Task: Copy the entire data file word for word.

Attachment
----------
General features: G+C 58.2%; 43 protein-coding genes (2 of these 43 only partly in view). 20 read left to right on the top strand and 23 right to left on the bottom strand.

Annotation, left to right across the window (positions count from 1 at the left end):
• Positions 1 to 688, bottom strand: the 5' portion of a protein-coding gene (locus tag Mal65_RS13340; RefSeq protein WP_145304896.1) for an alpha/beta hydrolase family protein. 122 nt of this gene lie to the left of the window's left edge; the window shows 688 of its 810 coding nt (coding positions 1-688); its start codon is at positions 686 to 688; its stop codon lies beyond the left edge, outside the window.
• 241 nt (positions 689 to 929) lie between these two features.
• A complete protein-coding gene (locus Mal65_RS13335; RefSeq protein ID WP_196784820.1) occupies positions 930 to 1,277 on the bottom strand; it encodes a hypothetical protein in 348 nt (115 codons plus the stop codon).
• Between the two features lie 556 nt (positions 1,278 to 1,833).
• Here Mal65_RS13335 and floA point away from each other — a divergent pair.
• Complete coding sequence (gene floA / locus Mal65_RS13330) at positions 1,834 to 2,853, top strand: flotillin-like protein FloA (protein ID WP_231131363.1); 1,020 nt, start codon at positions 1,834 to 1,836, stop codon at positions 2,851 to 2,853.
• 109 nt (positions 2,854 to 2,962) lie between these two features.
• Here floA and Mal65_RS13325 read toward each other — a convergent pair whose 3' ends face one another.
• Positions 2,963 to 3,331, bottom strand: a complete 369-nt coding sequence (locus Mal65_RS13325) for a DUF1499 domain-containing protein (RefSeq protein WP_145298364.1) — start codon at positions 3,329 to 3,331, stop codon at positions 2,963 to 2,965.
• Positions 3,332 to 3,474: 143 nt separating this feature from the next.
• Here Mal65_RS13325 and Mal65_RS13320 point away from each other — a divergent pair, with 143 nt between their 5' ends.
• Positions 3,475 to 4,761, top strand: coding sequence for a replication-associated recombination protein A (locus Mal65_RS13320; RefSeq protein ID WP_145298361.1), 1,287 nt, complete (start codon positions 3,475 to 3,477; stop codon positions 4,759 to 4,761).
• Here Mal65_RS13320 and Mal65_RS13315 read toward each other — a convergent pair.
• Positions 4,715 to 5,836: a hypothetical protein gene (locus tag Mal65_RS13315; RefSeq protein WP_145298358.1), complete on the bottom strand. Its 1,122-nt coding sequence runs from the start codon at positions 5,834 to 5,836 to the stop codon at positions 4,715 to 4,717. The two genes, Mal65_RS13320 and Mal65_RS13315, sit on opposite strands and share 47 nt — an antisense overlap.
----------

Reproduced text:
General features: G+C 58.2%; 43 protein-coding genes (2 of these 43 only partly in view). 20 read left to right on the top strand and 23 right to left on the bottom strand.

Annotation, left to right across the window (positions count from 1 at the left end):
• Positions 1 to 688, bottom strand: the 5' portion of a protein-coding gene (locus tag Mal65_RS13340; RefSeq protein WP_145304896.1) for an alpha/beta hydrolase family protein. 122 nt of this gene lie to the left of the window's left edge; the window shows 688 of its 810 coding nt (coding positions 1-688); its start codon is at positions 686 to 688; its stop codon lies beyond the left edge, outside the window.
• 241 nt (positions 689 to 929) lie between these two features.
• A complete protein-coding gene (locus Mal65_RS13335; RefSeq protein ID WP_196784820.1) occupies positions 930 to 1,277 on the bottom strand; it encodes a hypothetical protein in 348 nt (115 codons plus the stop codon).
• Between the two features lie 556 nt (positions 1,278 to 1,833).
• Here Mal65_RS13335 and floA point away from each other — a divergent pair.
• Complete coding sequence (gene floA / locus Mal65_RS13330) at positions 1,834 to 2,853, top strand: flotillin-like protein FloA (protein ID WP_231131363.1); 1,020 nt, start codon at positions 1,834 to 1,836, stop codon at positions 2,851 to 2,853.
• 109 nt (positions 2,854 to 2,962) lie between these two features.
• Here floA and Mal65_RS13325 read toward each other — a convergent pair whose 3' ends face one another.
• Positions 2,963 to 3,331, bottom strand: a complete 369-nt coding sequence (locus Mal65_RS13325) for a DUF1499 domain-containing protein (RefSeq protein WP_145298364.1) — start codon at positions 3,329 to 3,331, stop codon at positions 2,963 to 2,965.
• Positions 3,332 to 3,474: 143 nt separating this feature from the next.
• Here Mal65_RS13325 and Mal65_RS13320 point away from each other — a divergent pair, with 143 nt between their 5' ends.
• Positions 3,475 to 4,761, top strand: coding sequence for a replication-associated recombination protein A (locus Mal65_RS13320; RefSeq protein ID WP_145298361.1), 1,287 nt, complete (start codon positions 3,475 to 3,477; stop codon positions 4,759 to 4,761).
• Here Mal65_RS13320 and Mal65_RS13315 read toward each other — a convergent pair.
• Positions 4,715 to 5,836: a hypothetical protein gene (locus tag Mal65_RS13315; RefSeq protein WP_145298358.1), complete on the bottom strand. Its 1,122-nt coding sequence runs from the start codon at positions 5,834 to 5,836 to the stop codon at positions 4,715 to 4,717. The two genes, Mal65_RS13320 and Mal65_RS13315, sit on opposite strands and share 47 nt — an antisense overlap.